Buffalo-based CUBRC could earn $67 million for work on the behalf of the federal government.
Through a grant from the Department of Health and Human Services (HHS), CUBRC will investigate potential medical treatments for a handful of conditions that currently have no cure.
"Our country, and frankly our world at large, face a growing threat," says Anne Radcliff, director of biological & medical sciences at CUBRC. "That's a threat from deadly infections for which treatments are nonexistent or inadequate. These diseases could be caused by either man made threats, in the case of biological weapons, or emerge naturally."
One of the tasks of the HHS is to fill the gaps in the government's response to possible medical scenarios.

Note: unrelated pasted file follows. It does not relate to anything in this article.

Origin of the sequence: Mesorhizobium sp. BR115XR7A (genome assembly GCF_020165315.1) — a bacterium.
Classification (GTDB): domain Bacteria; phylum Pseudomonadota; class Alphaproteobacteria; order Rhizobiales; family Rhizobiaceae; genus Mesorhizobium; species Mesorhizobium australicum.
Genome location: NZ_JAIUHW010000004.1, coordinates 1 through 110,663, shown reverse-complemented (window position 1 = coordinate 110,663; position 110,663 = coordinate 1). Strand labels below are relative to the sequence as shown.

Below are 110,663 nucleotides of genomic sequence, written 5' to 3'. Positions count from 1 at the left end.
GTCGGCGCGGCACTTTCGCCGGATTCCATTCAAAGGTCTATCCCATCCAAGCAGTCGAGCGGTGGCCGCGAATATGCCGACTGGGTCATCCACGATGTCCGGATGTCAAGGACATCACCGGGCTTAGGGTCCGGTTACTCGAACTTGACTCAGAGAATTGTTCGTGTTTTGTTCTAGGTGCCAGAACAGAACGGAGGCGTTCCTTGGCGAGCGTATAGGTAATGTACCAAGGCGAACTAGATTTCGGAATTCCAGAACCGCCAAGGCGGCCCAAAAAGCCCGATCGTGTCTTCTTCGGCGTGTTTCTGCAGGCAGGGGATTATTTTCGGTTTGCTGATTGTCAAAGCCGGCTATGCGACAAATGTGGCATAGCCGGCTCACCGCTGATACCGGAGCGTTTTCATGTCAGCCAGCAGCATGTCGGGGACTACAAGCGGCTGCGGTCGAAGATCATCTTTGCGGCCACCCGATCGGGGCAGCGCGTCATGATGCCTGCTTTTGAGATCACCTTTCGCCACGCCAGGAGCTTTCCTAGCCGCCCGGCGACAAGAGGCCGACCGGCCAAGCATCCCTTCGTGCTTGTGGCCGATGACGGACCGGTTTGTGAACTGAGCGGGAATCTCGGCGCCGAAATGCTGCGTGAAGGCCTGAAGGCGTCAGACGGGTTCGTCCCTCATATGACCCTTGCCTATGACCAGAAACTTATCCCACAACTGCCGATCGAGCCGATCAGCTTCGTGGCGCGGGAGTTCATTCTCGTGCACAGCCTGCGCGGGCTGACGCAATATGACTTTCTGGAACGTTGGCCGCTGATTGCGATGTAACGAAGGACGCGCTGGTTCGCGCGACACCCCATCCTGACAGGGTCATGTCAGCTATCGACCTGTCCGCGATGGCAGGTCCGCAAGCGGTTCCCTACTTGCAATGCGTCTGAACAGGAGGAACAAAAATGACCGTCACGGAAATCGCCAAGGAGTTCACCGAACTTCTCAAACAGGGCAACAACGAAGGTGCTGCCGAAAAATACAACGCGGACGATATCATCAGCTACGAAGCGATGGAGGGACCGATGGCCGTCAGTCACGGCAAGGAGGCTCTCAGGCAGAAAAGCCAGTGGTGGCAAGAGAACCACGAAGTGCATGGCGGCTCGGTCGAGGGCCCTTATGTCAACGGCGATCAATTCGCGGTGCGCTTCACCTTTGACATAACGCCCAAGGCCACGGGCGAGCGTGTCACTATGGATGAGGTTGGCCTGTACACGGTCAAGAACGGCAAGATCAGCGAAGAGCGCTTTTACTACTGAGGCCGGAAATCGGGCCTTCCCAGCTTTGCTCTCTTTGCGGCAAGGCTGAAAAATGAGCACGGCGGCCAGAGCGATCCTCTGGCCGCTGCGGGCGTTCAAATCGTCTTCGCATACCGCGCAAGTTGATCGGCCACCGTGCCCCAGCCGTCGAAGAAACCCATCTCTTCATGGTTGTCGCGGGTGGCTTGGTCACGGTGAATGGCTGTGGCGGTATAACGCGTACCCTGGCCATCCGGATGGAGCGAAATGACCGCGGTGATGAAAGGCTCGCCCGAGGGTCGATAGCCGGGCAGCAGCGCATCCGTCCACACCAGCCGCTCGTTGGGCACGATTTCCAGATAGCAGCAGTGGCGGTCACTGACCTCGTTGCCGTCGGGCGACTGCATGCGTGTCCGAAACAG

"What it will mean for most people in the world is potential cures for diseases that are currently incurable," Radcliff says.
The government will pay CUBRC $11.5 million for research this year, with options for four more years equaling a total of $67 million.
"The fact that the word is getting out about CUBRC and our ability to compete for and win in full open competitions in a program like this has now got potential partners coming to our door, which is always fun," says Tom McMahon, CEO at CUBRC.
CUBRC will partner with other firms around the country to complete the research, which means only 15 jobs will be created in the Buffalo area.
Still, Congresswoman Louise Slaughter (D-NY) says the contract demonstrates momentum for the local economy.
"Getting this kind of grant from the United States is no small item. I don't know anybody else who has gotten this," Slaughter says. "And I believe more will come once the federal government has evinced that kind of interest into what's happening here."